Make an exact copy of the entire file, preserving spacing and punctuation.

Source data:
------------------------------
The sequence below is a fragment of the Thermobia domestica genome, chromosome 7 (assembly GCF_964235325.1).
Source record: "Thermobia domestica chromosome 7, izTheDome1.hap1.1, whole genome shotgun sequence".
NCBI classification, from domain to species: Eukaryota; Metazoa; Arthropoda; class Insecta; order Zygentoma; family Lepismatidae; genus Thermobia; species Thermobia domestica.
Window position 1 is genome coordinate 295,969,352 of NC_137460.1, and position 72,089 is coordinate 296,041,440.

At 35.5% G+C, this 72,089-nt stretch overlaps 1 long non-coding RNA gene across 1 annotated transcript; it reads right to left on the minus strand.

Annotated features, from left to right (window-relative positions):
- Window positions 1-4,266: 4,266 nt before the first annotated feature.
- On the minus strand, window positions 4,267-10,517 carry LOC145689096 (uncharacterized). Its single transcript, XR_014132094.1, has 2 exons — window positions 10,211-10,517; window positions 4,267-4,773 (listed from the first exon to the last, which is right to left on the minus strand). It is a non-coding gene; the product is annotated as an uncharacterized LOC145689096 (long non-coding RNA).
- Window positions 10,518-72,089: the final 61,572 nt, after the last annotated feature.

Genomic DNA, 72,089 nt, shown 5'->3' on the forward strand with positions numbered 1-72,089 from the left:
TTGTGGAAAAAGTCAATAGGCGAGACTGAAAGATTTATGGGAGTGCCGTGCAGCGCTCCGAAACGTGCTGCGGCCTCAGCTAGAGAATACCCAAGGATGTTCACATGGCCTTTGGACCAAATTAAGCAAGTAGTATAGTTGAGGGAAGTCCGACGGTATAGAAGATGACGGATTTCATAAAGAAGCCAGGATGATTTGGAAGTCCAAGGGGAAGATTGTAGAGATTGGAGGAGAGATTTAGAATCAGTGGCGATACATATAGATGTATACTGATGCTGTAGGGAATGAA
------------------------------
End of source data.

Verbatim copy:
The sequence below is a fragment of the Thermobia domestica genome, chromosome 7 (assembly GCF_964235325.1).
Source record: "Thermobia domestica chromosome 7, izTheDome1.hap1.1, whole genome shotgun sequence".
NCBI classification, from domain to species: Eukaryota; Metazoa; Arthropoda; class Insecta; order Zygentoma; family Lepismatidae; genus Thermobia; species Thermobia domestica.
Window position 1 is genome coordinate 295,969,352 of NC_137460.1, and position 72,089 is coordinate 296,041,440.

At 35.5% G+C, this 72,089-nt stretch overlaps 1 long non-coding RNA gene across 1 annotated transcript; it reads right to left on the minus strand.

Annotated features, from left to right (window-relative positions):
- Window positions 1-4,266: 4,266 nt before the first annotated feature.
- On the minus strand, window positions 4,267-10,517 carry LOC145689096 (uncharacterized). Its single transcript, XR_014132094.1, has 2 exons — window positions 10,211-10,517; window positions 4,267-4,773 (listed from the first exon to the last, which is right to left on the minus strand). It is a non-coding gene; the product is annotated as an uncharacterized LOC145689096 (long non-coding RNA).
- Window positions 10,518-72,089: the final 61,572 nt, after the last annotated feature.

Genomic DNA, 72,089 nt, shown 5'->3' on the forward strand with positions numbered 1-72,089 from the left:
TTGTGGAAAAAGTCAATAGGCGAGACTGAAAGATTTATGGGAGTGCCGTGCAGCGCTCCGAAACGTGCTGCGGCCTCAGCTAGAGAATACCCAAGGATGTTCACATGGCCTTTGGACCAAATTAAGCAAGTAGTATAGTTGAGGGAAGTCCGACGGTATAGAAGATGACGGATTTCATAAAGAAGCCAGGATGATTTGGAAGTCCAAGGGGAAGATTGTAGAGATTGGAGGAGAGATTTAGAATCAGTGGCGATACATATAGATGTATACTGATGCTGTAGGGAATGAA